Ethiopia: Love on the rocks or the limits of guilt

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By Dr. Teshome Abebe (June 01, 2014)

In a very recent article (the Economist 5-27-2014 By M.S.) titled “Cutting through the nonsense”, the author presented arguments and counter arguments regarding the continuing (but losing steam) debate regarding reparations to Black Americans whose ancestors were slaves. Economists debate such ideas not only from the point of view of costs and benefits, but also from the view of ethical considerations including the notion that incentives do matter, but also because there are unintended consequences to all chosen actions.
I write this short essay not as a political theorist or historian, but as an economist whose primary interest is the development of Ethiopia socially, economically, technologically and scientifically. Along the way, however, I, like others, have developed a keen sense of observation that such development is intertwined, and most of the time, hindered by both political and historical accidents. My motive in writing this piece is to provoke and possibly hear from the many Ethiopians of similar interests, and in the process help contribute to a potentially healthy debate on the issue in an effort to find a useful path to a more assured and stronger union.
We all took notice of what transpired recently at the towns of Haromaya (Alemmaya), Dire Dawa, Adama (Nazret), Medawlabu, and Ambo in Oromia Zone (Killil) when ‘university students’ went out on a rampage complaining that the Addis Ababa master planning process encroached on Oromo territory, and thereby, by definition, altered the limits of the Constitution’s definition of territorial integrity. These are my words, but the purported arguments are essentially those. Prior to the outburst of the ‘university students’, there were a handful of articles articulating the point of view that the current seeming discomfort between Ethiopia’s Nations and Nationalities could be assuaged if only the Amara were to acknowledge and ask for forgiveness for what their ancestors may have done during past regimes—presumably going back to many centuries.
Leaving aside the unresolved issues pertaining to the self-administration of Addis, its federal city status, and because of its location within Oromia, enjoying the cultural and political benefits of same, Addis is an international city. As such it is influenced more by international patterns of development and progress rather than by just local and provincial attitudes. And that is as it should be. But there is more here that needs to be pointed out, and it has to do with the universities. In Ethiopia today, as in many countries, there are universities that are funded and operated at the federal level, and there are universities funded and operated by the Killils. The Killils have been given a mandate to start their own universities and institutions of higher learning. Of course, this raises the attendant issues of Killil faculties, killil students, Killil curriculum, and Killil administrators. It has been stated that even the federal government itself has been assigning students and faculty on the basis of their Killil origins. With this setup, however, the relationship with or connectedness to the federal institutional structure diminishes over time.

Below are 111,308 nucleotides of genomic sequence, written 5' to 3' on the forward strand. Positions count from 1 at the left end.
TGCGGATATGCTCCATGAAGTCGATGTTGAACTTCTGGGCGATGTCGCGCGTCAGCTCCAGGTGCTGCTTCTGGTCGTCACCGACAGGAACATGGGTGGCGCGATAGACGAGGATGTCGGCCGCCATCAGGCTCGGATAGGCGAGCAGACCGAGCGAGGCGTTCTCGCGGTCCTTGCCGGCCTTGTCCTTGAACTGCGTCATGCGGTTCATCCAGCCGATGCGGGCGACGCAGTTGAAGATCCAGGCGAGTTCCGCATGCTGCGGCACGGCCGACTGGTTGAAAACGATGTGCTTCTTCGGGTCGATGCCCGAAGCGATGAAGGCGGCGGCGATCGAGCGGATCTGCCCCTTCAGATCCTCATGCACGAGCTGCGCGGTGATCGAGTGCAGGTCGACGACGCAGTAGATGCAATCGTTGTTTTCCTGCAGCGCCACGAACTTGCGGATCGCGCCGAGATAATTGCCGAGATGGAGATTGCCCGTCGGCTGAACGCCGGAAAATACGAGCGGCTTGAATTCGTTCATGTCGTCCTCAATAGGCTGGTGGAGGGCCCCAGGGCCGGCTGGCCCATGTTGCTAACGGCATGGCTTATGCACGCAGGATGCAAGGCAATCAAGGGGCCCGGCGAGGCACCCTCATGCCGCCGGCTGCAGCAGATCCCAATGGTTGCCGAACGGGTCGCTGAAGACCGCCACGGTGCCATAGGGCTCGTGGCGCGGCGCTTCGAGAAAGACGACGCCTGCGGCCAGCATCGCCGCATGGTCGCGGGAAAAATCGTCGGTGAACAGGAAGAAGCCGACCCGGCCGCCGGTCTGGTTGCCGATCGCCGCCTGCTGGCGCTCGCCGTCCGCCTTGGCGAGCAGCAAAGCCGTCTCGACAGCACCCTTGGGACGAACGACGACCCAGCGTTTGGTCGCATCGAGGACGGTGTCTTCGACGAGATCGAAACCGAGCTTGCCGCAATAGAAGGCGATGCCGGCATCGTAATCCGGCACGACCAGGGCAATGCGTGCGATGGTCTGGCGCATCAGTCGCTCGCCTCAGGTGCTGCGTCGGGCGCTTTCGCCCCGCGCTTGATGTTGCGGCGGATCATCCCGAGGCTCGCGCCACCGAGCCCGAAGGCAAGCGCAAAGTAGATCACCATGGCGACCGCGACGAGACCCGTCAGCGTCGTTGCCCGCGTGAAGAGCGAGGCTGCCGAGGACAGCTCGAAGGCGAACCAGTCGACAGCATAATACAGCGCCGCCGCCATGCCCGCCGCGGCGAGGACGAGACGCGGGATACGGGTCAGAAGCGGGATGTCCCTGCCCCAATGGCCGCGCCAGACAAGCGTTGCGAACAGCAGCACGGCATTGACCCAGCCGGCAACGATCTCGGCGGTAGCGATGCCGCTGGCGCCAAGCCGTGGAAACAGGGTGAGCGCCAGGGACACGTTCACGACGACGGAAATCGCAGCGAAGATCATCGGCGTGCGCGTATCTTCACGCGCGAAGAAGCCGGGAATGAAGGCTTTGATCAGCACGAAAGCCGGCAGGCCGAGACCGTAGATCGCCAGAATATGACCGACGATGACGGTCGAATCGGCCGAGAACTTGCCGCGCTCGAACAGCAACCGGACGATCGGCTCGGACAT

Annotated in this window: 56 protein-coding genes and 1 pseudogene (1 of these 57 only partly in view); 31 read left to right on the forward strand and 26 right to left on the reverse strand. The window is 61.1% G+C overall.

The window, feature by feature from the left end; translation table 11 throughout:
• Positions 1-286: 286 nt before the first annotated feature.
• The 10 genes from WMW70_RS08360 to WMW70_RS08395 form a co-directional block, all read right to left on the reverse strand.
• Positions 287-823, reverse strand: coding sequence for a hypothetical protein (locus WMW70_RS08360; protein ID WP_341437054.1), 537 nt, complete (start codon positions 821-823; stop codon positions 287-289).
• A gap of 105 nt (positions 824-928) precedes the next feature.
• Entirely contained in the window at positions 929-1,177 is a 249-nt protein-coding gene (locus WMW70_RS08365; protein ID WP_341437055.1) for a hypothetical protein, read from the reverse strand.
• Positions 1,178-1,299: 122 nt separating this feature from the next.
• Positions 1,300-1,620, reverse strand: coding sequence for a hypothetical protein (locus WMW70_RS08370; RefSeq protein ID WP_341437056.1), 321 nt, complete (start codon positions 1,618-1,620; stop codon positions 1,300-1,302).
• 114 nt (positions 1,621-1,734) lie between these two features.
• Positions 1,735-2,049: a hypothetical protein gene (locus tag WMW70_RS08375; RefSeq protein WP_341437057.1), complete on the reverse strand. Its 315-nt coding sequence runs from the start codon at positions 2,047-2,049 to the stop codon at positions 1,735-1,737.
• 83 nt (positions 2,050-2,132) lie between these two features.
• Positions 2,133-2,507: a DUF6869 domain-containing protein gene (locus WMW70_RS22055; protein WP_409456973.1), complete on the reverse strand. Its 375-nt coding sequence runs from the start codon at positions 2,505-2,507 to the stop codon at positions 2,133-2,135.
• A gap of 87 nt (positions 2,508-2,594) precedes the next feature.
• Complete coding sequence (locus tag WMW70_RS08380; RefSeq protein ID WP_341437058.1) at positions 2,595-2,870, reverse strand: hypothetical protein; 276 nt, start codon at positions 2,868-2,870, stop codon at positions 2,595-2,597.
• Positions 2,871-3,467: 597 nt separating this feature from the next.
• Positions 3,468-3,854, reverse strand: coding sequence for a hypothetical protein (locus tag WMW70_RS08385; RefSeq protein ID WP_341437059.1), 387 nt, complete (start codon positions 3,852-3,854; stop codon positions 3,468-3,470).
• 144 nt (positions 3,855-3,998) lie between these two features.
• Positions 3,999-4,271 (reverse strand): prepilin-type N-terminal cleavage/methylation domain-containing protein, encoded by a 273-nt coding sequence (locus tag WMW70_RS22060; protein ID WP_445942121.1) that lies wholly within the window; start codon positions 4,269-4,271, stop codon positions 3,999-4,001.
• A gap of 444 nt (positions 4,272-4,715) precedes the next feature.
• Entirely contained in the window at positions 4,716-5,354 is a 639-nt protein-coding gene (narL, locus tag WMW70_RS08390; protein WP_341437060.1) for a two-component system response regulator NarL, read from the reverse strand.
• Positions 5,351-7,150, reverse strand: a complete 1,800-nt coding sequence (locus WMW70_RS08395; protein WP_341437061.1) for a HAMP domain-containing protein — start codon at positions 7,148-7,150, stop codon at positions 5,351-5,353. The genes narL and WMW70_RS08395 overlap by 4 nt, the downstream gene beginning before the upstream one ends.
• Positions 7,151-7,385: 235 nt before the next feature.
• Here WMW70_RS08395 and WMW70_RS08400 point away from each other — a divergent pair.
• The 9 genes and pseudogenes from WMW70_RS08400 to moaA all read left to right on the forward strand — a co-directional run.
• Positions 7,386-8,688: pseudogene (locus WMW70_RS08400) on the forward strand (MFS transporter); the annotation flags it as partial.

On the face of it, there is absolutely nothing wrong in what I just described above. Ordinary people live and learn under the circumstances that are comfortable for them as the whole attempt should be about the learning. It is all about the learning—what students learn. And learning requires engagement and motivation, and through this learning the acknowledged goals of every individual, namely, of socialization, self-esteem, employability and inclusion are met. Killils should have the flexibility and authority to engage and motivate students in ways they feel would accomplish the goal.
But what happens when the learning itself is incoherent, untenable and not true in its conception? What happens, for example, when the learning is based on myth, and that myth includes the purported sacrifices a class of people had endured—sacrifices that can not be checked and cross-checked to ascertain and record as facts? What if, for instance, the learning is all about the perceived and actual injustices of the past? Let me ask the question more directly: do current generations have responsibilities for injustices committed by their forefathers centuries ago? Granted we all bear and have ethical stake on any event that happened before we were born. But do people in Amara Killil or Tigrai Killil or Somali Killil today have responsibility for something that happened two hundred years ago to the Oromo people? Do the Oromo children of today have any responsibility to the Amara, Tigre or other peoples of Ethiopia for what happened in the 15th and 16th centuries, or even 100 years ago? How far do we go to allocating or assuming guilt, and at what point do we stop talking about the injustices of the past?